> German reported to have a defect rate of 4 anomalies per thousand lines of
> code was the mission computer software, which was specified using Parnas
> Tables and implemented in SPARK by Lockheed with help from Praxis. I believe
> they did program proof of the SPARK code against the Parnas Tables. I
> therefore believe the 4 anomalies per kLOC reported by Andy German is
> consistent with the < 1 post-delivery defect per KLOC reported by Praxis on
> other SPARK projects, given the anomalies reported on C-130J would have
> included spelling mistakes and other non-functional defects, and that the
> static code analysis was done in parallel with the software development.
> Incidentally, Lockheed's positive experience of developing the mission
> computer software in SPARK was documented in Jim Sutton's book, Lean
> Software Strategies
> (
> 563273055).
> When comparing defect rates, we need to be careful to define whether we mean
> just those functional defects that affect safety, all functional defects, or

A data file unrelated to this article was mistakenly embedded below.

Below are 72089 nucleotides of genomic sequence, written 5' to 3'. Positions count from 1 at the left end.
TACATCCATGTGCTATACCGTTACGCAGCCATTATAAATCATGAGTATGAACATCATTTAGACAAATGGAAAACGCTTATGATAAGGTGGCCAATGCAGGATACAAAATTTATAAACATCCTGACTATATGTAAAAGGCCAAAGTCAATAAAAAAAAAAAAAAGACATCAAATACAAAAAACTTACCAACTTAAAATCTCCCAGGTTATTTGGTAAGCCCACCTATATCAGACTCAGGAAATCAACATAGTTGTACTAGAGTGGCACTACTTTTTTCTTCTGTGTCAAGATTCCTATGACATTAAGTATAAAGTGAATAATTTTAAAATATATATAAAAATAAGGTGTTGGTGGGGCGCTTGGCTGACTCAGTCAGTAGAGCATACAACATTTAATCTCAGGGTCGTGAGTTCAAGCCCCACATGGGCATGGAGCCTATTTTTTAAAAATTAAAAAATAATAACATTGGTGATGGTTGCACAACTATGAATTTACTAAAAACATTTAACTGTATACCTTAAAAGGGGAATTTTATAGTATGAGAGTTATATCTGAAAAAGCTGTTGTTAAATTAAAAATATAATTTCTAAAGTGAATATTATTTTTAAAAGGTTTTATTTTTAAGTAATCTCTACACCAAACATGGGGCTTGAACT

> all defects including non-functional defects, and also whether we count
> defects found prior to entry into service, or only defects found after entry
> into service.
> I think what was clear from the C-130J experience was that the (only) SPARK
> program exhibited a much lower defect rate than the average Ada program,
> which exhibited a much lower defect rate than the average C program. Having
> said that, there was considerable variability between suppliers (the best C
> program had a lower defect rate than the average Ada program). As it
> happens, I helped conduct the static code analysis on the worst program (500
> anomalies per thousand lines of code according to Andy German's article).
> The code didn't match the design, and the design didn't match the
> requirements! I understand that Lockheed cancelled the contract with that
> particular supplier and sourced an alternative part from another supplier.
> Yours,
> Dewi Daniels | Managing Director | Verocel Limited
> Direct Dial +44 1225 718912 | Mobile +44 7968 837742 |
> Email ddaniels_at_xxxxxx >
> Verocel Limited is a company registered in England and Wales. Company